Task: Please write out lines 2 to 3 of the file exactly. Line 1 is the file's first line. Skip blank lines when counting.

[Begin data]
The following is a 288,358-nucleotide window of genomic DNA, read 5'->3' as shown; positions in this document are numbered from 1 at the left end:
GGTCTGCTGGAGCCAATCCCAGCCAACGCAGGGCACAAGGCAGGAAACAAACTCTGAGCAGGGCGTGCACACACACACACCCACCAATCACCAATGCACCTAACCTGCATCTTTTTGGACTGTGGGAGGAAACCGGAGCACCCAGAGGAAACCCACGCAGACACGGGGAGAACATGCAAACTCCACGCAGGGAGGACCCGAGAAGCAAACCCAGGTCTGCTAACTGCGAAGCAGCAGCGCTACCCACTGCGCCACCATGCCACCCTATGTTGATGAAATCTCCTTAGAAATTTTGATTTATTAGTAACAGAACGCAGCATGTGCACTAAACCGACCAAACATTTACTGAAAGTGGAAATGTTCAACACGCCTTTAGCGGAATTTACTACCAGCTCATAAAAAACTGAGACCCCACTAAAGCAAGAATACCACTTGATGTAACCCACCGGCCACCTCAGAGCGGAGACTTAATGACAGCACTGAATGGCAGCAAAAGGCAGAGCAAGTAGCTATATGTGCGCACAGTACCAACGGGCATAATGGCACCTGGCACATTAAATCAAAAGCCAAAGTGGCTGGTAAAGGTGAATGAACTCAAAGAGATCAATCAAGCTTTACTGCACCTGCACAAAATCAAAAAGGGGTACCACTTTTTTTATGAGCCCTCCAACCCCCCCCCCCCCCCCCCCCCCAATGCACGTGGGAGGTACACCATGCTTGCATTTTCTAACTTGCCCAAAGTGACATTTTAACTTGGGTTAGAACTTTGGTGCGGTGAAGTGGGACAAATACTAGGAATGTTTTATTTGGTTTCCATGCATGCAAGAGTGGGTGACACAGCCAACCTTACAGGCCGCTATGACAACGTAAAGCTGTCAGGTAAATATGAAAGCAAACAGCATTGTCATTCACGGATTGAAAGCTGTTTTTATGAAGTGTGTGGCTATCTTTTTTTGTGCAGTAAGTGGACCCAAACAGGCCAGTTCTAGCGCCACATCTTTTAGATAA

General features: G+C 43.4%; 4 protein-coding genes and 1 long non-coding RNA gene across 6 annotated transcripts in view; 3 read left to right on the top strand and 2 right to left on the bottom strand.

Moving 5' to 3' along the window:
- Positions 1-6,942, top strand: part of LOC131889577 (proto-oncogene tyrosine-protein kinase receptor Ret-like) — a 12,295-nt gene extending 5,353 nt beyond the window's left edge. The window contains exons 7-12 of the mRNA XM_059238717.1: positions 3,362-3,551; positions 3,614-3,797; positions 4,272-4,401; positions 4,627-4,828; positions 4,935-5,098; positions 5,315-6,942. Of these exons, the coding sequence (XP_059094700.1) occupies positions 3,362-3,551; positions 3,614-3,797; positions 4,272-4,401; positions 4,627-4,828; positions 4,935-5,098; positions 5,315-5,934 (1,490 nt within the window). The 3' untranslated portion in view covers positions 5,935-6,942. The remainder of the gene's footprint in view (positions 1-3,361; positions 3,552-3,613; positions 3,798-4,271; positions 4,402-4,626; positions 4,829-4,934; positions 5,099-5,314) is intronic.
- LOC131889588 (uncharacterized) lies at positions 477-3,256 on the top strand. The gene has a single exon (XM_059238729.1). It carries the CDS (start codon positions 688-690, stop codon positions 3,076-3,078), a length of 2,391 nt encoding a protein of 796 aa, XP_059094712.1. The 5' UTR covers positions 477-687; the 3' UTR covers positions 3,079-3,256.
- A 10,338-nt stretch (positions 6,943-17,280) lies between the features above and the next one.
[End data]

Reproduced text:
GGTCTGCTGGAGCCAATCCCAGCCAACGCAGGGCACAAGGCAGGAAACAAACTCTGAGCAGGGCGTGCACACACACACACCCACCAATCACCAATGCACCTAACCTGCATCTTTTTGGACTGTGGGAGGAAACCGGAGCACCCAGAGGAAACCCACGCAGACACGGGGAGAACATGCAAACTCCACGCAGGGAGGACCCGAGAAGCAAACCCAGGTCTGCTAACTGCGAAGCAGCAGCGCTACCCACTGCGCCACCATGCCACCCTATGTTGATGAAATCTCCTTAGAAATTTTGATTTATTAGTAACAGAACGCAGCATGTGCACTAAACCGACCAAACATTTACTGAAAGTGGAAATGTTCAACACGCCTTTAGCGGAATTTACTACCAGCTCATAAAAAACTGAGACCCCACTAAAGCAAGAATACCACTTGATGTAACCCACCGGCCACCTCAGAGCGGAGACTTAATGACAGCACTGAATGGCAGCAAAAGGCAGAGCAAGTAGCTATATGTGCGCACAGTACCAACGGGCATAATGGCACCTGGCACATTAAATCAAAAGCCAAAGTGGCTGGTAAAGGTGAATGAACTCAAAGAGATCAATCAAGCTTTACTGCACCTGCACAAAATCAAAAAGGGGTACCACTTTTTTTATGAGCCCTCCAACCCCCCCCCCCCCCCCCCCCCCAATGCACGTGGGAGGTACACCATGCTTGCATTTTCTAACTTGCCCAAAGTGACATTTTAACTTGGGTTAGAACTTTGGTGCGGTGAAGTGGGACAAATACTAGGAATGTTTTATTTGGTTTCCATGCATGCAAGAGTGGGTGACACAGCCAACCTTACAGGCCGCTATGACAACGTAAAGCTGTCAGGTAAATATGAAAGCAAACAGCATTGTCATTCACGGATTGAAAGCTGTTTTTATGAAGTGTGTGGCTATCTTTTTTTGTGCAGTAAGTGGACCCAAACAGGCCAGTTCTAGCGCCACATCTTTTAGATAA

General features: G+C 43.4%; 4 protein-coding genes and 1 long non-coding RNA gene across 6 annotated transcripts in view; 3 read left to right on the top strand and 2 right to left on the bottom strand.